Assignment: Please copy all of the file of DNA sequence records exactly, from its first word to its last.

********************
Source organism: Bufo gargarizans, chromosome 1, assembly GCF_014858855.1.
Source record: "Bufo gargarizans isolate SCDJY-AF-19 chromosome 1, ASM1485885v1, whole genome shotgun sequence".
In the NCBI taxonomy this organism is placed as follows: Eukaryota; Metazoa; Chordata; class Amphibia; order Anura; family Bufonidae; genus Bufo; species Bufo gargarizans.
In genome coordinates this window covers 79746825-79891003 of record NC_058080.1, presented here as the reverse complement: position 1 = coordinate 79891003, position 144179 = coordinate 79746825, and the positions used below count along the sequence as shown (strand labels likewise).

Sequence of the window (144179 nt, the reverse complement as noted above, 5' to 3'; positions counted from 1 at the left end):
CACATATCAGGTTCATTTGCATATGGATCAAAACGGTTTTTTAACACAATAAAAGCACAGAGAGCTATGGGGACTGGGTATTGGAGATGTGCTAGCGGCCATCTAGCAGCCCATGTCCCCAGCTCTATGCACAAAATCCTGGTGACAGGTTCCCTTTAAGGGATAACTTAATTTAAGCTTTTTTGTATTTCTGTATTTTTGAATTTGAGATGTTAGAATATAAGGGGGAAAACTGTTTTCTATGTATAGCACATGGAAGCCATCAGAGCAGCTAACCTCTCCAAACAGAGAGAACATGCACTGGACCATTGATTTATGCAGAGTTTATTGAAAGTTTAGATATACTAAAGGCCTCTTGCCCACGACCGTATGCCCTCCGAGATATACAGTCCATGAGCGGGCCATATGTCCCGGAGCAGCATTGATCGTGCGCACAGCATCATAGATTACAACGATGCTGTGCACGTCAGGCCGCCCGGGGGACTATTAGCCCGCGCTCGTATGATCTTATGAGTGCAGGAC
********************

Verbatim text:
Source organism: Bufo gargarizans, chromosome 1, assembly GCF_014858855.1.
Source record: "Bufo gargarizans isolate SCDJY-AF-19 chromosome 1, ASM1485885v1, whole genome shotgun sequence".
In the NCBI taxonomy this organism is placed as follows: Eukaryota; Metazoa; Chordata; class Amphibia; order Anura; family Bufonidae; genus Bufo; species Bufo gargarizans.
In genome coordinates this window covers 79746825-79891003 of record NC_058080.1, presented here as the reverse complement: position 1 = coordinate 79891003, position 144179 = coordinate 79746825, and the positions used below count along the sequence as shown (strand labels likewise).

Sequence of the window (144179 nt, the reverse complement as noted above, 5' to 3'; positions counted from 1 at the left end):
CACATATCAGGTTCATTTGCATATGGATCAAAACGGTTTTTTAACACAATAAAAGCACAGAGAGCTATGGGGACTGGGTATTGGAGATGTGCTAGCGGCCATCTAGCAGCCCATGTCCCCAGCTCTATGCACAAAATCCTGGTGACAGGTTCCCTTTAAGGGATAACTTAATTTAAGCTTTTTTGTATTTCTGTATTTTTGAATTTGAGATGTTAGAATATAAGGGGGAAAACTGTTTTCTATGTATAGCACATGGAAGCCATCAGAGCAGCTAACCTCTCCAAACAGAGAGAACATGCACTGGACCATTGATTTATGCAGAGTTTATTGAAAGTTTAGATATACTAAAGGCCTCTTGCCCACGACCGTATGCCCTCCGAGATATACAGTCCATGAGCGGGCCATATGTCCCGGAGCAGCATTGATCGTGCGCACAGCATCATAGATTACAACGATGCTGTGCACGTCAGGCCGCCCGGGGGACTATTAGCCCGCGCTCGTATGATCTTATGAGTGCAGGAC